Royal Canin is a favourite brand among our customers and has a vast selection of dog foods for specific breeds, ages, and sizes. But how does feeding your dog, a breed specific dog food benefit them?
Well, while every dog is unique, breeds of dogs have shared characteristics and traits that really define each dog as the breed it is. And these characteristics and traits are what Royal Canin use in-order to tailor their food to your dog's specific needs. Each bag has a specially designed shapes ingredients and textures to suit your Dog's need.
For example, the West Highland terrier formula has a combination of exceptional flavours that satisfy even the most fussiest Westies! For Labrador retrievers, who are prone to eating a little too much and gaining weight, the kibble is specially designed with a lower calorie formula and cylindrical kibble shape to help reduce the rate of food intake.
It's not just dog food either! Some cat breeds have specific needs, depending on their size, coat, digestion and other factors. Like a curvy kibble for broad jawed British shorthairs or a king-size cube shaped kibble for the large square Maine Coon jaw.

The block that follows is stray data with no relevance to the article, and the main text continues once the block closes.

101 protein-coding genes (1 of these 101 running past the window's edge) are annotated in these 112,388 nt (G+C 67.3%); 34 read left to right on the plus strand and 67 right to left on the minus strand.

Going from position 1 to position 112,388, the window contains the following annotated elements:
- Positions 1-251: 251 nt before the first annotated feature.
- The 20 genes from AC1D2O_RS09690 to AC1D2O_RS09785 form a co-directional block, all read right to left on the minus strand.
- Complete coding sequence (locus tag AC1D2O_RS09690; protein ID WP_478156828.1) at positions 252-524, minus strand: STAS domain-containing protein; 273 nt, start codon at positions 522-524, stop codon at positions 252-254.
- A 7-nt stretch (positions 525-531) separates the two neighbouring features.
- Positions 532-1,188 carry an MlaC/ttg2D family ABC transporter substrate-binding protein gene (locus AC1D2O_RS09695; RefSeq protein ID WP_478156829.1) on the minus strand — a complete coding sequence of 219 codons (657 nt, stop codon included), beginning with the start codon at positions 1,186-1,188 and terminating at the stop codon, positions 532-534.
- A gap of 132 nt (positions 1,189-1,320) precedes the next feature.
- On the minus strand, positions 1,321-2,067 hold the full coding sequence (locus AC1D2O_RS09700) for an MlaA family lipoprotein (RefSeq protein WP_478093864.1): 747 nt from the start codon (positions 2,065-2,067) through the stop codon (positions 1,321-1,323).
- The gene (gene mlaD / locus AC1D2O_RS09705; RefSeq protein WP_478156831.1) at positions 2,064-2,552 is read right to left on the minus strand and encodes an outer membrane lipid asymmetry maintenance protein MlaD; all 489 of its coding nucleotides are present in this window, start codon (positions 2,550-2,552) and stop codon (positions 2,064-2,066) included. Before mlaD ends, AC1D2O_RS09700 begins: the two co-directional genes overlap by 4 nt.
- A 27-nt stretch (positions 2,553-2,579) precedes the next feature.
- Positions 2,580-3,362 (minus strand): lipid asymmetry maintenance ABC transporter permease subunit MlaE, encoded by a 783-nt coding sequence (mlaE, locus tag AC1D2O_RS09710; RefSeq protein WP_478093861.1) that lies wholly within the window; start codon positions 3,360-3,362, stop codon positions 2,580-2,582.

Using a breed specific food can really help your dog get that extra little boost in their everyday life that generalised food might not provide them. Some people may question "Is this actually nutritionally better than regular dog food?" the simple answer: Yes!
Royal Canin stated:
"ROYAL CANIN® diets provide precise nutritional solutions to your pet’s needs. Each of our products is based on our extensive knowledge of cats and dogs, gained through years of studies at our own centre, partnerships with leading veterinary schools and universities, and continued input from veterinarians and breeders worldwide. We’re constantly expanding and improving on this knowledge in order to keep providing your pet with food that meets their exact dietary requirements."
So why get a breed specific dog food? Tailored nutrition, Specially designed shapes and sizes, and a formula you can rely on no matter what the breed.